earth - Hideyuki Hashimoto
"Calm nature and everyday life,
Plain and pure landscape,
Boundlessly simple and beautiful,
Collection of short piano pieces as if a story .."
"earth" is the Japanese composer Hideyuki Hashimoto's 1st solo album,and also the first half of the two-part work released on his own label, nlart. This remarkably gentle and lyrical album was born arising from the daily natura landscapes with the influence of musicians that creates rather "visual" music such as Mono Fontana. These melodius 14 tracks (including 3 improvised tracks) are packaged in gorgeous 6 panel digipak, beautiful artwork designed by a young designer and musician, Yu Kadowaki.
The perfect cure (pun intended) for this is the CD 'Earth' by Hideyuki Hashimoto, born in 1986 and inspired by Keith Jarret, Ryuichi Sakamoto and Mono Fontana when it comes to playing the piano himself.He has also played with other instruments and vocalists, but here Hashimoto is on the piano solo. Minimal piano music, with a great ambient feel to it. I'd like to mention Harold Budd in this respect too. Three of the fourteen pieces are improvised, but I couldn't say which one. Still music, quiet, which reminded me also of the current neo-classical movement, with people like Nils Frahm. A release that could have fitted nicely on Les Disques Du Crepuscule, had he been born twenty years earlier. Another fine grandson of Erik Satie. Excellent music for a quiet evening and fine wine. (FdW)
-Vital Weekly 834-
Avant Music News
Debut album by Osaka-based Hideyuki Hashimoto, a naturalist with a piano, collecting musical butterflies in his light, meshed net. Gentle and narrative as a show of pastoral watercolours by local artists in the parish hall. Yet his thinking and playing is that of a sophisticate, as the subtle cogitations of ”Hikari” display. ”Core” is so colourful, lovely and innocent, it would immediately capture the attention of an infant and hold it rapt. ”A Petal” and ”Loops” seem a tad downhearted, but you can tell that it won´t last long. The twenty-six year old Hashimoto names Keith Jarrett and Ryuichi Sakamoto as influences, but throughout “Earth” I keep hearing the tone of Vince Guaraldi´s soundtracks for ”Peanuts”, which I consider high praise indeed. The baker´s dozen of minatures is rounded off with a more ponderous, eleven-minute ”Grounding”. A downcast appendix fretting over the actual state of our planet? (Stephen Fruitman)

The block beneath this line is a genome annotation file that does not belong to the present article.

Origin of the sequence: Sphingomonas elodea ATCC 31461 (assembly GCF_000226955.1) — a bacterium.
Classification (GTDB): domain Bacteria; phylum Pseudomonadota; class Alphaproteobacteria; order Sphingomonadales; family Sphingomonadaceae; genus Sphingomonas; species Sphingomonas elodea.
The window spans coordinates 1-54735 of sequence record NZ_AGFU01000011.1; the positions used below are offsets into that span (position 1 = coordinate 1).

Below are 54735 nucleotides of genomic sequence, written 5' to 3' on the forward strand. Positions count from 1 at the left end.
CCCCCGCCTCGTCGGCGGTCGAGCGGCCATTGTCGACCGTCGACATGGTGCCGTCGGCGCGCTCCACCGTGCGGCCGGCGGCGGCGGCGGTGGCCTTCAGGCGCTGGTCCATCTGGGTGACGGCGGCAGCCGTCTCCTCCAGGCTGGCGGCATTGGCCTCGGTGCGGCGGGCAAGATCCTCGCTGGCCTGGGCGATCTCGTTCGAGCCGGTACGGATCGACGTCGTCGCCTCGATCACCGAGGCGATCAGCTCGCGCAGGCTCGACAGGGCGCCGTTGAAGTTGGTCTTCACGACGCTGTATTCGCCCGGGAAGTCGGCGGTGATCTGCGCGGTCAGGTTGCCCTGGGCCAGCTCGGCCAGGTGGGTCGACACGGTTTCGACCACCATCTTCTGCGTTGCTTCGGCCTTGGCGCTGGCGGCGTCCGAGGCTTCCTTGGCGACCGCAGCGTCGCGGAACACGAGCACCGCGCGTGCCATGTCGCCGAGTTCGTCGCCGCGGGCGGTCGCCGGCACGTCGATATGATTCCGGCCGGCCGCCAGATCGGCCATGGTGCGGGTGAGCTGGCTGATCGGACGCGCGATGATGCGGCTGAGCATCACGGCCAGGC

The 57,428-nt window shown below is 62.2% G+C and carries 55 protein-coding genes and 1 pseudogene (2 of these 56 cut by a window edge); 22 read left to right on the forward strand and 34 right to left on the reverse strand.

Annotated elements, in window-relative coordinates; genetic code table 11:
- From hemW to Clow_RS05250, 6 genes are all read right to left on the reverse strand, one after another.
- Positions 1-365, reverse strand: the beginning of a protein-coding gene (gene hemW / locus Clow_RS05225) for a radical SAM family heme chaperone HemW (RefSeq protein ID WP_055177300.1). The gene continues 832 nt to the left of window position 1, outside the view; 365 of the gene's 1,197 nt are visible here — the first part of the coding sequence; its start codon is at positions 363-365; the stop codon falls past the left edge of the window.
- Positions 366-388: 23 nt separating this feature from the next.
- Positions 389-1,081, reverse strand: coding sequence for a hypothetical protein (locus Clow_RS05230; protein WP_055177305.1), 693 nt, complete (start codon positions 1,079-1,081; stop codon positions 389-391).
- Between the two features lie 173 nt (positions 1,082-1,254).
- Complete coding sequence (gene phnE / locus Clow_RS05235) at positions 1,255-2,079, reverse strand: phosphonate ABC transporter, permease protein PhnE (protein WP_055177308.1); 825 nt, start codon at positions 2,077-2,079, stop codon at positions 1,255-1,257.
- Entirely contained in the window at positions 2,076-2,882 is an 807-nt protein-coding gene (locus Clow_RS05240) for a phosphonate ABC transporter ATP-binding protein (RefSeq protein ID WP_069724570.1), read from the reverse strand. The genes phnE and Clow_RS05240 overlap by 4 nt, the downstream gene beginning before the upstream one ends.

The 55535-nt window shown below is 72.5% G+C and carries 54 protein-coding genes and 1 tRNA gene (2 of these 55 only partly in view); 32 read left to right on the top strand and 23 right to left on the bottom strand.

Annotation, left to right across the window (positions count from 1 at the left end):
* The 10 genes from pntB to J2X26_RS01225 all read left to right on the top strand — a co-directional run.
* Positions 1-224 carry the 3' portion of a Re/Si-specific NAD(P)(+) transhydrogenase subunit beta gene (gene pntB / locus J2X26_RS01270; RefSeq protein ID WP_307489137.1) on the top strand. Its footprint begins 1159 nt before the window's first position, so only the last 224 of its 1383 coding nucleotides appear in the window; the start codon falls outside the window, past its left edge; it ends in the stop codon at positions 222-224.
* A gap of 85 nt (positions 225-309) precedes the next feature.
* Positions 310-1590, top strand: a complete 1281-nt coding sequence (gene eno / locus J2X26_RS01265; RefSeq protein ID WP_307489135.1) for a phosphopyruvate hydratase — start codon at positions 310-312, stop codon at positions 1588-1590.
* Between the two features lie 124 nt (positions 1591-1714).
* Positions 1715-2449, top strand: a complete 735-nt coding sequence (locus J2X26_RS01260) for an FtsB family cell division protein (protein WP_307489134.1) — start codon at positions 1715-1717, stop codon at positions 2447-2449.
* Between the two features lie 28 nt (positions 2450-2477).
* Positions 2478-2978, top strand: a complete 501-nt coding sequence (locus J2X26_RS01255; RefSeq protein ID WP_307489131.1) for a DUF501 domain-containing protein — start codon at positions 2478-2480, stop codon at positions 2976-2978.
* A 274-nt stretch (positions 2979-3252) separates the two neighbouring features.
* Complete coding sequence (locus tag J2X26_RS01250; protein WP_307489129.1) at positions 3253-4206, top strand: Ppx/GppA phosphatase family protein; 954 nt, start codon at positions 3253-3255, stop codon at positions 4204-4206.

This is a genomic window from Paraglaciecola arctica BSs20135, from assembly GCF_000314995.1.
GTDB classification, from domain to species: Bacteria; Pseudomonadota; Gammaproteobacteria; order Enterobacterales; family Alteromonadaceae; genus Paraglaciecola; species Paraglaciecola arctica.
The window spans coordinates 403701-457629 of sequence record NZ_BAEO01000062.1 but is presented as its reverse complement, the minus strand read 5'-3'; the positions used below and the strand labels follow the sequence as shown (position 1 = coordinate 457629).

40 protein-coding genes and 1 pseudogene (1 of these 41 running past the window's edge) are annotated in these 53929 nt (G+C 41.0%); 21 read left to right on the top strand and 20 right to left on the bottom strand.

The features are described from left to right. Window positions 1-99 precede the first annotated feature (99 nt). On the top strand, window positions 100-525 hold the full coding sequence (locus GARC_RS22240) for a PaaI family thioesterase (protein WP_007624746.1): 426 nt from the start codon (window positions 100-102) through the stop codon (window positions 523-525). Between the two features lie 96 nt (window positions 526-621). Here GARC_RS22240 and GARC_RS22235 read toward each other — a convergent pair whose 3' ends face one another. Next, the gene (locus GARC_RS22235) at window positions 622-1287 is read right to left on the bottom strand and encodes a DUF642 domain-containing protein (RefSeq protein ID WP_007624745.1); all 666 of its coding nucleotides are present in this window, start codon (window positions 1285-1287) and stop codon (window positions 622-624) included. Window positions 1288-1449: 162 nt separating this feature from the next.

-AMN Reviews June 5, 2012-
Recorded in its entirety on December 26, 2011 and issued on his own label Nlart, the Osaka, Japan-based pianist's first solo album is a thoroughly appealing collection that opts for restraint and understatement over virtuoso display and over-embellishment. All but one of its fourteen pieces (three of them improvisations) are miniatures, the exception being the closing “Grounding,” whose slow-motion unfolding entrances for the full measure of its eleven minutes. The overall mood of the forty-two-minute recording is melancholy, heartfelt, and wistful (the title track especially), without being dour or lugubrious. Moments of relative levity appear, too, such as during the pieces “Pop” and “Fake,” and one is repeatedly struck by the lyrical quality of Hashimoto's playing. One also hears echoes of Satie in Hashimoto's minimal playing style, and elegant, ruminative settings such as “Hikari,” “Elephant Walk,” and “Earth” suggest that he conceivably might regard Keith Jarrett and Bill Evans as kindred spirits. “Elephant Walk” in particular is so Evans-like, one could easily imagine it being identified as such in a Downbeat ‘Blindfold Test.' The sound presentation is undoctored, though one can't help but notice Hashimoto's love of sustain, which imbues the material with a degree of reverberation that's far from inconspicuous. That detail aside, listeners with a love for piano playing in its most pure and elegant form would be wise to track down Hashimoto's recording as well as look forward to the second half of the two-part work, Air, set to be released in winter of 2012.